The latest “controversy” going around social media the past few weeks has been the mega-scandal of burgundy coats in the hunter ring. I have to admit, reading all the comments on this one made my eyes roll around in my head a lot more than usual. The vitriol and passion that some people have about coat color is kind of astounding, when you consider the myriad of other issues in equestrian sport that are, IMO, massively more important and critical.
But if you waded through all those comments and arguments and opinions, it really all came down to one thing: tradition. The big argument against burgundy is that it wasn’t a traditional color – not one that you would see in the hunt field. Which is true… it would be a faux pas there. Other folks pointed out that we are far from being traditional these days anyway, so why not let people wear a coat that is still a relatively conservative color.
I was thinking about this more last weekend as we were getting ready to fox hunt. Especially as I donned my stock tie, and watched all the full members of the hunt put on their cubbing outfits with canary vests and green and brown tweed coats. Velvet helmets, black dress boots or brown field boots, horses with a traditional hunter clip (no legs clipped) or trace clip, banged tails, and flat bridles. Horses that were, while ultimately well-mannered, spicy and eager to get going, and easily leaping into a flat out gallop that could go for hours. Honestly, foxhunting bears a lot more resemblance to eventing these days than it does to the hunter ring.
But the h/j folks aren’t the only ones that have been talking a lot about the subject of traditional attire lately. Eventing and dressage have had the same types of dialogue, trying to find a balance between modern and traditional. With all the modern fabrics and changing demands and dynamics of the sport, many are ready to abandon tradition completely. Others cling to it as being vital to the soul of equestrianism. Every year it seems there are minor rule changes about what colors are allowed, or what embellishments, or what logos and how big they can be. Sometimes the rules get more lax, other times they get more stringent, like we can’t even decide amongst ourselves which direction we’re really going.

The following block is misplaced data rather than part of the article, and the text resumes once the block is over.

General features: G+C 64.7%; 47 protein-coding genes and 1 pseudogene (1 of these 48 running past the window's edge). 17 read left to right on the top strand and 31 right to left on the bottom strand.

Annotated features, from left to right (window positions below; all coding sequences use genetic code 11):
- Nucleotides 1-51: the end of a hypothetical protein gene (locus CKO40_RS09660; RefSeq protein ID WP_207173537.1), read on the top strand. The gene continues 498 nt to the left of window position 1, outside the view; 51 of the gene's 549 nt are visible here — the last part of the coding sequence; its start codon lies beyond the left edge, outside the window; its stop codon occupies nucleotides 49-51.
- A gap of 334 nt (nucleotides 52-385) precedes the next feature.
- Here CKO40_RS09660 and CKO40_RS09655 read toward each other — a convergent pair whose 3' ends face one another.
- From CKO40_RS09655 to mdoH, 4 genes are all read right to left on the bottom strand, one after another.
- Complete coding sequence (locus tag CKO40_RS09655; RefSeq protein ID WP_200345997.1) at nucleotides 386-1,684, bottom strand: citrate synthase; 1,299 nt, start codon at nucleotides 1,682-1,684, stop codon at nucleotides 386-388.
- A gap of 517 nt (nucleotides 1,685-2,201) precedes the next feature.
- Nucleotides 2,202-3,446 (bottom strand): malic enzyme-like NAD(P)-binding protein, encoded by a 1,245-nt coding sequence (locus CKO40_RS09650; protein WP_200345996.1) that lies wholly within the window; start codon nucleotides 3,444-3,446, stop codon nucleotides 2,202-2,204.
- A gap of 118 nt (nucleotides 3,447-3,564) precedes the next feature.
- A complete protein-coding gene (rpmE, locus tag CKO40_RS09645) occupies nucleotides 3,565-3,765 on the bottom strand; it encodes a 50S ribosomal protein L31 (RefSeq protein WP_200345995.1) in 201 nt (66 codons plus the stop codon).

There are also those who believe that updating our apparel to something that looks a bit more in line with other sports will help our image as a whole. That part of why we get such a bad rap with the general public during events like the Olympics is because we look so different – elitist and unapproachable and… archaic. Not like what people generally think of when they picture an athlete.
So I’m curious – where do you stand on this? Do you think it’s vital to our sport to cling to more traditional attire, or are you in favor of giving equestrians a modern facelift and more freedom with their apparel?